Climate refugees

Aistė Zakarauskaitė

What is a “climate refugee”?

All people around the world are feeling the effects of climate change. However, according to the World Economic Forum, developing countries more severely feel the consequences of climate change such as droughts, windstorms, hurricanes, heat waves, tornadoes, and other climate disasters [1]. It deprives individuals of daily safe food, clean water, and other basic needs. The World Economic Forum emphasizes that one of the biggest climate change threats is sea-level rise. It is mentioned that for example “In Bangladesh, it is predicted that 17% of the country will be submerged by the rise in sea level by 2050, and 20 million people living there will lose their homes.” [1]. Every year sea level rises 3.2 mm. [8]. Meaning that not only the developing countries, but all countries which are surrounded by the seas are at risk which could lead to migration.

Therefore, people are forced to move and look for safer spaces that they could call home. According to the World Economic Forum: “Concept of climate refugees is described as the increasing large-scale migration and cross-border mass movements of people that were partly caused by weather-related disasters” [1]. It is important to mention that because of climate change fundamental human rights of refugees are being constantly violated – the right to self-determination and housing. Extreme weather conditions destroy people's houses leaving them with no self-determination choice where to live, threatening indigenous people's traditional living area's survival [2]. Another common term to define “climate refugee” is “environmental refugee/migrant” meaning the same – people leaving their homes because of climate change-related disasters [3].

Statistics – climate refugees around the world

According to the Internal Displacement Monitoring Centre, “Since 2008 over 318 million people around the world have been forcibly displaced by floods, windstorms, earthquakes, or droughts” [3]. And in 2020 “30.7 million people were displaced because of environmental disasters, notably linked to climate change from 145 countries and territories.” [7]. This data shows that every year people experience the effects of climate change, forcing them to leave their homes. For example, the most affected by climate change in 2021 was Vanuatu - 260 459 people (per million inhabitants) were forced to leave their homes [7]. 41 274 (per million inhabitants) people were displaced because of climate conditions in Fiji [7]. According to statistical data from the Global internal displacement database, most climate refugees are from East Asia and the Pacific – 39% of the world’s climate refugees.

Laws protecting climate refugees

In 1951 “The Refugee Convention” was adopted. However, this convention only offers protection to those fleeing war and conflict who face persecution on grounds of race, religion, nationality, membership in a particular social group or political opinion [4]. That implies those who leave their countries in the context of climate change or disasters do not qualify for protection under international law. However, the situation is slowly changing. According to The UN Refugee Agency, “People may have a valid claim for refugee status, for example, where the adverse effects of climate change interact with armed conflict and violence.” [5]. Some people according to this convention are able to claim their “climate refugees” status. In 2018 the United Nations also released the Global Compact on Refugees which acknowledged that “Climate, environmental degradation and natural disasters increasingly interact with the drivers of refugee movements.” [6]. That means international organizations are taking action to ensure that people who have left their homes because of damaging climate conditions would be protected. Nevertheless, it is necessary to protect fundamental human rights, connected to climate change more effectively as the threats are beyond the control of climate refugees and the long-lasting process may put people's safety and even lives at risk.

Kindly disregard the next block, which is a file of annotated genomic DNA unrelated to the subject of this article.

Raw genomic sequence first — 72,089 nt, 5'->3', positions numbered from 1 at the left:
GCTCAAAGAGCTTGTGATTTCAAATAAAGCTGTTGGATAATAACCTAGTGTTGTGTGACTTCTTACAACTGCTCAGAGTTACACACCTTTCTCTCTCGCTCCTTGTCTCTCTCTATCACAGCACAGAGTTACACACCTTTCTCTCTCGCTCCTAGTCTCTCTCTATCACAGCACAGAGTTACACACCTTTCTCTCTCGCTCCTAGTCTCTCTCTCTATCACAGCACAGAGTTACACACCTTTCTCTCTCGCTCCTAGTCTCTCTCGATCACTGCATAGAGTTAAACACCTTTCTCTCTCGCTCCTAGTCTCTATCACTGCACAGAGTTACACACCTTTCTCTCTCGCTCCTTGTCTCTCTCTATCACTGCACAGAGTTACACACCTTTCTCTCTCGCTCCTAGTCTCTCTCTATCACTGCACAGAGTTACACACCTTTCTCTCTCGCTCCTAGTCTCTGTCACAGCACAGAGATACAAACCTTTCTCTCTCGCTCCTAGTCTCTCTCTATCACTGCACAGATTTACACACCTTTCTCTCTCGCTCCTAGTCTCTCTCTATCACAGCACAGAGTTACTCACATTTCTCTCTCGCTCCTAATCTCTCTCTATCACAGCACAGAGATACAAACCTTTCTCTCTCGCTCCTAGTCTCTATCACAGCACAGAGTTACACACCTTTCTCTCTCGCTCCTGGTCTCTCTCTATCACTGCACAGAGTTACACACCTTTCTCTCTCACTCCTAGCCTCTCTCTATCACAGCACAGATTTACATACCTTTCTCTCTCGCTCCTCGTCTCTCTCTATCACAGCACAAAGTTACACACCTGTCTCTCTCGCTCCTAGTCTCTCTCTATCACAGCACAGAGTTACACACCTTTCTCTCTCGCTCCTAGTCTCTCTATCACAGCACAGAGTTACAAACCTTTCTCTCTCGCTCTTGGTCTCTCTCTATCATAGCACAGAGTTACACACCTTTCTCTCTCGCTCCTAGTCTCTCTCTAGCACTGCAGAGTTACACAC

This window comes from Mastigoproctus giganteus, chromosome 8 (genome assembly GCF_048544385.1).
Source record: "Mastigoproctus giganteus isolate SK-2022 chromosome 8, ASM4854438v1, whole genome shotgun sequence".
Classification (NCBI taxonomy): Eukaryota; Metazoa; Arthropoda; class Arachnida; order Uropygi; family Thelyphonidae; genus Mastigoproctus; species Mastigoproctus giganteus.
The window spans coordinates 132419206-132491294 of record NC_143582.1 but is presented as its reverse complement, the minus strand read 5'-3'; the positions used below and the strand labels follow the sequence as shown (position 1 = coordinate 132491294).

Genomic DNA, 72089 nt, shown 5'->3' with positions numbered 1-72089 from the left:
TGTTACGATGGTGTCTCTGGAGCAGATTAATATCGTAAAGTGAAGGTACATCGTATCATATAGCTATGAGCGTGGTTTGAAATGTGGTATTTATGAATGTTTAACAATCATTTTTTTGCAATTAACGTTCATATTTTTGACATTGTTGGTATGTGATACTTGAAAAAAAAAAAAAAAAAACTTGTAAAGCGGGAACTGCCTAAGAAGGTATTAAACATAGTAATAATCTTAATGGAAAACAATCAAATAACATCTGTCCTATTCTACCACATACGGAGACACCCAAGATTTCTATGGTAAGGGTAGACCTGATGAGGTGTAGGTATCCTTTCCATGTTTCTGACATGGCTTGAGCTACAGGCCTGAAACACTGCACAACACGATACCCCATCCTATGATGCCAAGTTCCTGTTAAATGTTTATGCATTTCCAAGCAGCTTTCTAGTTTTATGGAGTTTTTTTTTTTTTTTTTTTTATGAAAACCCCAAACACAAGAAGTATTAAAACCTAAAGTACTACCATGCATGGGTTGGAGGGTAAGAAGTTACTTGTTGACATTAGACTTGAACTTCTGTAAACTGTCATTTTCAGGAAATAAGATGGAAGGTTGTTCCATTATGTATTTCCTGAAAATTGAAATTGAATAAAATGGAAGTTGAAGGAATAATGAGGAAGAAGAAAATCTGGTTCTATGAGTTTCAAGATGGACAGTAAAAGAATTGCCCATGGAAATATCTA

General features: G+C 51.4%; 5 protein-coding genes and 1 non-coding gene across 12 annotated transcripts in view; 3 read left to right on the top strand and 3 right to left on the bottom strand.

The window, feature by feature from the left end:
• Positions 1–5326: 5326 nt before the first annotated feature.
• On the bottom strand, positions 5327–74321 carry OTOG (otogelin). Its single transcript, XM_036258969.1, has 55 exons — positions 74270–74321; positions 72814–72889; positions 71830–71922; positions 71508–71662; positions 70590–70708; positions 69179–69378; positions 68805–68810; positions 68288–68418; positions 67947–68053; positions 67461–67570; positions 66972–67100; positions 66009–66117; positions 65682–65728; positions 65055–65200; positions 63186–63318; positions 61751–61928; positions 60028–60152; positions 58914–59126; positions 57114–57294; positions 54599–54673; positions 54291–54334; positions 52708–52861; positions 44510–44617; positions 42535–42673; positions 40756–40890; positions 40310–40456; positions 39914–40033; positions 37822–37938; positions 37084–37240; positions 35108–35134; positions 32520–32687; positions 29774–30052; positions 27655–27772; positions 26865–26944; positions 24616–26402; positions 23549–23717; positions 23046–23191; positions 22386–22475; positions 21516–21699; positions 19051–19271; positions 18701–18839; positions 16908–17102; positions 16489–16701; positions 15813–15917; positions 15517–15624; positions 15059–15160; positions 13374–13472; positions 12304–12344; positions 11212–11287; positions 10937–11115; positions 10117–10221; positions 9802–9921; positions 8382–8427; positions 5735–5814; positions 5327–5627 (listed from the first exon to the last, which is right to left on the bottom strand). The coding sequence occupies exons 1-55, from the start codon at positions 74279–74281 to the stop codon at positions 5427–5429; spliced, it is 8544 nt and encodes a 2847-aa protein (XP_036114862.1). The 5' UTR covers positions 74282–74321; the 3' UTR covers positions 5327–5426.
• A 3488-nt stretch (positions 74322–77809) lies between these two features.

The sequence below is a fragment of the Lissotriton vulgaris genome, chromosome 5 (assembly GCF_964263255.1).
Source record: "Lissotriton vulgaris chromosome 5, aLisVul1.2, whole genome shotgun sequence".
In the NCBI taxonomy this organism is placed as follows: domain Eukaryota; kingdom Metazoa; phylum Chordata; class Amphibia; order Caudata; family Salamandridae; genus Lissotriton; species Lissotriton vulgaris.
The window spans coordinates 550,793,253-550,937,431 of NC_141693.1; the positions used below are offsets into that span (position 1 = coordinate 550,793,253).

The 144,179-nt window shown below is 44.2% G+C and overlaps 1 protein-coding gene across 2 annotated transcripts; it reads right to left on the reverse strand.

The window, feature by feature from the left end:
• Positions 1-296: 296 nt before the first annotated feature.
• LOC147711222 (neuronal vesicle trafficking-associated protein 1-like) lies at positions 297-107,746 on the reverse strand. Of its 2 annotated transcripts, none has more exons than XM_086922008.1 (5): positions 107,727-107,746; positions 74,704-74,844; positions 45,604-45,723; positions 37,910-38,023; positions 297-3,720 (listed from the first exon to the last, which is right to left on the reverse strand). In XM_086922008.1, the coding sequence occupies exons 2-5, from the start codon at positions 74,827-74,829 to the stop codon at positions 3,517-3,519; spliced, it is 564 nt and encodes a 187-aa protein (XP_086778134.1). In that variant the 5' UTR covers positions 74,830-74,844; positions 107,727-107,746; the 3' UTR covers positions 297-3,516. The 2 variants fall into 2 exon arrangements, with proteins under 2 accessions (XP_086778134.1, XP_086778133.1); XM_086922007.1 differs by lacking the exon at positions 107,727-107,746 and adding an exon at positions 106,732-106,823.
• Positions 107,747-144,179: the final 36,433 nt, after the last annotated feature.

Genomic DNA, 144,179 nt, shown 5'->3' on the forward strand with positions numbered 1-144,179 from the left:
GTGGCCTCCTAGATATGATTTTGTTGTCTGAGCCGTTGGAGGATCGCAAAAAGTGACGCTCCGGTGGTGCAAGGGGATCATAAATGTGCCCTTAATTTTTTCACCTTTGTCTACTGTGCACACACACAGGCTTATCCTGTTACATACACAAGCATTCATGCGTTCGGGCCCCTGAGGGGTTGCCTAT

Every year climate change causes negative impacts on economics, health and people’s social life. All of those factors affect people’s living conditions. Therefore, people are forced to leave their homes and the term “climate refugees” appears. Due to climate change, people’s fundamental human rights such as the right to self-determination, the right to health, and the right to housing are in danger as well. It is crucial to protect people’s rights and educate society about climate change's impact on people's living quality in order to make this phenomenon more seen and understood globally.

This article is a part of the project “Youth for Climate change!” which is implemented by Global Citizens‘ Academy (Lithuania) together with “Stebėk teises” (Lithuania), Peace Action (Estonia), Crossing Borders (Denmark). This publication has been produced with financial support from the Nordic Council of Ministers. The content of this publication is the sole responsibility of the coordinators of this project and does not necessarily reflect the views or policies of the Nordic Council of Ministers.


[1]World Economic Forum. (2021). Climate refugees – the world’s forgotten victims. Read more:
[2]Understanding Human Rights and Climate Change. (2015). Read more
[3]European Parliament. The concept of climate refugee. (2021). Read more:
[4]The 1951 Refugee Convention. Read more:
[5]The UN Refugee Agency. Climate change and disaster displacement. (2021). Read more:
[6]Global Compact on Refugees. (2018). Read more:
[7]Global internal displacement database, 2020. Read more:
[8]Climate Change: Global Sea Level. (2020). Read more: